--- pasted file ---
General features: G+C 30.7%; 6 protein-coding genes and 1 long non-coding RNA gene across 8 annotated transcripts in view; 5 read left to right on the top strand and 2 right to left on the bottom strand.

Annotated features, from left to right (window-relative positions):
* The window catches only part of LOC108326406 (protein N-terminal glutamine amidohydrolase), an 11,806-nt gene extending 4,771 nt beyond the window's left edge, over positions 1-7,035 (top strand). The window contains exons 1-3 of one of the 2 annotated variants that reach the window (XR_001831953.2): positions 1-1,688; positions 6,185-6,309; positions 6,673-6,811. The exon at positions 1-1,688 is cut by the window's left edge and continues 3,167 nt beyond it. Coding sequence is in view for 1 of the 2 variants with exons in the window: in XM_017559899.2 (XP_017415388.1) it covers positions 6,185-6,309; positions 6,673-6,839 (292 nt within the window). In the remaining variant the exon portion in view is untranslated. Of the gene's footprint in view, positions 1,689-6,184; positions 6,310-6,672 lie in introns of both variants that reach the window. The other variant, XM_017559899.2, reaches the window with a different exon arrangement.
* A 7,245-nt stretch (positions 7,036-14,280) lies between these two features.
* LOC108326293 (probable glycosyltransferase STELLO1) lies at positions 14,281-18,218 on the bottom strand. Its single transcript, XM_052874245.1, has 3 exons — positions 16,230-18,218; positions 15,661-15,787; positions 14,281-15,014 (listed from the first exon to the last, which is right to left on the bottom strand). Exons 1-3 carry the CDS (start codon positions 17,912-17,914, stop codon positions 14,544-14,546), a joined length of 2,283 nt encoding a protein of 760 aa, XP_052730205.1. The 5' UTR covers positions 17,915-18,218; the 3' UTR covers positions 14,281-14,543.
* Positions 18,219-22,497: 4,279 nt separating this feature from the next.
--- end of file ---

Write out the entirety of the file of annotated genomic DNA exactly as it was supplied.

General features: G+C 30.7%; 6 protein-coding genes and 1 long non-coding RNA gene across 8 annotated transcripts in view; 5 read left to right on the top strand and 2 right to left on the bottom strand.

Annotated features, from left to right (window-relative positions):
* The window catches only part of LOC108326406 (protein N-terminal glutamine amidohydrolase), an 11,806-nt gene extending 4,771 nt beyond the window's left edge, over positions 1-7,035 (top strand). The window contains exons 1-3 of one of the 2 annotated variants that reach the window (XR_001831953.2): positions 1-1,688; positions 6,185-6,309; positions 6,673-6,811. The exon at positions 1-1,688 is cut by the window's left edge and continues 3,167 nt beyond it. Coding sequence is in view for 1 of the 2 variants with exons in the window: in XM_017559899.2 (XP_017415388.1) it covers positions 6,185-6,309; positions 6,673-6,839 (292 nt within the window). In the remaining variant the exon portion in view is untranslated. Of the gene's footprint in view, positions 1,689-6,184; positions 6,310-6,672 lie in introns of both variants that reach the window. The other variant, XM_017559899.2, reaches the window with a different exon arrangement.
* A 7,245-nt stretch (positions 7,036-14,280) lies between these two features.
* LOC108326293 (probable glycosyltransferase STELLO1) lies at positions 14,281-18,218 on the bottom strand. Its single transcript, XM_052874245.1, has 3 exons — positions 16,230-18,218; positions 15,661-15,787; positions 14,281-15,014 (listed from the first exon to the last, which is right to left on the bottom strand). Exons 1-3 carry the CDS (start codon positions 17,912-17,914, stop codon positions 14,544-14,546), a joined length of 2,283 nt encoding a protein of 760 aa, XP_052730205.1. The 5' UTR covers positions 17,915-18,218; the 3' UTR covers positions 14,281-14,543.
* Positions 18,219-22,497: 4,279 nt separating this feature from the next.